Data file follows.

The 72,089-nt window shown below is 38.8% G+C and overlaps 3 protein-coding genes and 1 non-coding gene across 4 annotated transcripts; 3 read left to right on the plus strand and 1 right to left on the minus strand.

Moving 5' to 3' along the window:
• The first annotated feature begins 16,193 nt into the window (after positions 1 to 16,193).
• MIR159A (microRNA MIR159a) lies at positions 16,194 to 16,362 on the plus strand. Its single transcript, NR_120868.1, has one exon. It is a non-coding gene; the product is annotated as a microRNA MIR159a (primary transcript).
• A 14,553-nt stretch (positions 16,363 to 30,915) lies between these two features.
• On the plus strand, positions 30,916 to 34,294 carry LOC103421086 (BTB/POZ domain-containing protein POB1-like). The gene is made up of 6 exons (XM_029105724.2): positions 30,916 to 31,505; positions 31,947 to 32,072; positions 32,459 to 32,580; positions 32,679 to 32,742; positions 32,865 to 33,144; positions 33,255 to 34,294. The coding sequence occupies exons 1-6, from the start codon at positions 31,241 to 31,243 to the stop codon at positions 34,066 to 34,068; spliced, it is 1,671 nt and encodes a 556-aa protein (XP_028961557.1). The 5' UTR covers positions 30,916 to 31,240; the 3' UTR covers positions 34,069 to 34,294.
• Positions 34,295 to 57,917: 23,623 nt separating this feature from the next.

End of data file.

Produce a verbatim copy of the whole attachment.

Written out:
The 72,089-nt window shown below is 38.8% G+C and overlaps 3 protein-coding genes and 1 non-coding gene across 4 annotated transcripts; 3 read left to right on the plus strand and 1 right to left on the minus strand.

Moving 5' to 3' along the window:
• The first annotated feature begins 16,193 nt into the window (after positions 1 to 16,193).
• MIR159A (microRNA MIR159a) lies at positions 16,194 to 16,362 on the plus strand. Its single transcript, NR_120868.1, has one exon. It is a non-coding gene; the product is annotated as a microRNA MIR159a (primary transcript).
• A 14,553-nt stretch (positions 16,363 to 30,915) lies between these two features.
• On the plus strand, positions 30,916 to 34,294 carry LOC103421086 (BTB/POZ domain-containing protein POB1-like). The gene is made up of 6 exons (XM_029105724.2): positions 30,916 to 31,505; positions 31,947 to 32,072; positions 32,459 to 32,580; positions 32,679 to 32,742; positions 32,865 to 33,144; positions 33,255 to 34,294. The coding sequence occupies exons 1-6, from the start codon at positions 31,241 to 31,243 to the stop codon at positions 34,066 to 34,068; spliced, it is 1,671 nt and encodes a 556-aa protein (XP_028961557.1). The 5' UTR covers positions 30,916 to 31,240; the 3' UTR covers positions 34,069 to 34,294.
• Positions 34,295 to 57,917: 23,623 nt separating this feature from the next.